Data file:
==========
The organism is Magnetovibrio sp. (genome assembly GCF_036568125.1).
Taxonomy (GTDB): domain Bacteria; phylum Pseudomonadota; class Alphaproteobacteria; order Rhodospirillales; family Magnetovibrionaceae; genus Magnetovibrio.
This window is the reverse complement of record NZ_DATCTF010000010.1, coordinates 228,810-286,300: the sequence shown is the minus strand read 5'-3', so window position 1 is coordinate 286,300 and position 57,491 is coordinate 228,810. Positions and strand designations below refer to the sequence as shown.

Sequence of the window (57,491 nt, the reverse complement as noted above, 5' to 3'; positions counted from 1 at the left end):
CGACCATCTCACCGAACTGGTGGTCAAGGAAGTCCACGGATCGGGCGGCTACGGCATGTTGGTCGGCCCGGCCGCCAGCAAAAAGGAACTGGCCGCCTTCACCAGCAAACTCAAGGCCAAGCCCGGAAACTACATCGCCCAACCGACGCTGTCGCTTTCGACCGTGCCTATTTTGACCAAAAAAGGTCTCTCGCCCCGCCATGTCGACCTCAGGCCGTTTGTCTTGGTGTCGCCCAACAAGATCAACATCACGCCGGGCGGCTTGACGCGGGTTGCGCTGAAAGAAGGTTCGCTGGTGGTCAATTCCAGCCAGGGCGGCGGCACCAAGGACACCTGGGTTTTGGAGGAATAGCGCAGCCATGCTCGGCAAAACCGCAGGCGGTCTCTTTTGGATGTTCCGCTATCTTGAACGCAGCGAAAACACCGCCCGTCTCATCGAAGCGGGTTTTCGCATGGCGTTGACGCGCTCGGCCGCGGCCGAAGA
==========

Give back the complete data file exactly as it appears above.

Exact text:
The organism is Magnetovibrio sp. (genome assembly GCF_036568125.1).
Taxonomy (GTDB): domain Bacteria; phylum Pseudomonadota; class Alphaproteobacteria; order Rhodospirillales; family Magnetovibrionaceae; genus Magnetovibrio.
This window is the reverse complement of record NZ_DATCTF010000010.1, coordinates 228,810-286,300: the sequence shown is the minus strand read 5'-3', so window position 1 is coordinate 286,300 and position 57,491 is coordinate 228,810. Positions and strand designations below refer to the sequence as shown.

Sequence of the window (57,491 nt, the reverse complement as noted above, 5' to 3'; positions counted from 1 at the left end):
CGACCATCTCACCGAACTGGTGGTCAAGGAAGTCCACGGATCGGGCGGCTACGGCATGTTGGTCGGCCCGGCCGCCAGCAAAAAGGAACTGGCCGCCTTCACCAGCAAACTCAAGGCCAAGCCCGGAAACTACATCGCCCAACCGACGCTGTCGCTTTCGACCGTGCCTATTTTGACCAAAAAAGGTCTCTCGCCCCGCCATGTCGACCTCAGGCCGTTTGTCTTGGTGTCGCCCAACAAGATCAACATCACGCCGGGCGGCTTGACGCGGGTTGCGCTGAAAGAAGGTTCGCTGGTGGTCAATTCCAGCCAGGGCGGCGGCACCAAGGACACCTGGGTTTTGGAGGAATAGCGCAGCCATGCTCGGCAAAACCGCAGGCGGTCTCTTTTGGATGTTCCGCTATCTTGAACGCAGCGAAAACACCGCCCGTCTCATCGAAGCGGGTTTTCGCATGGCGTTGACGCGCTCGGCCGCGGCCGAAGA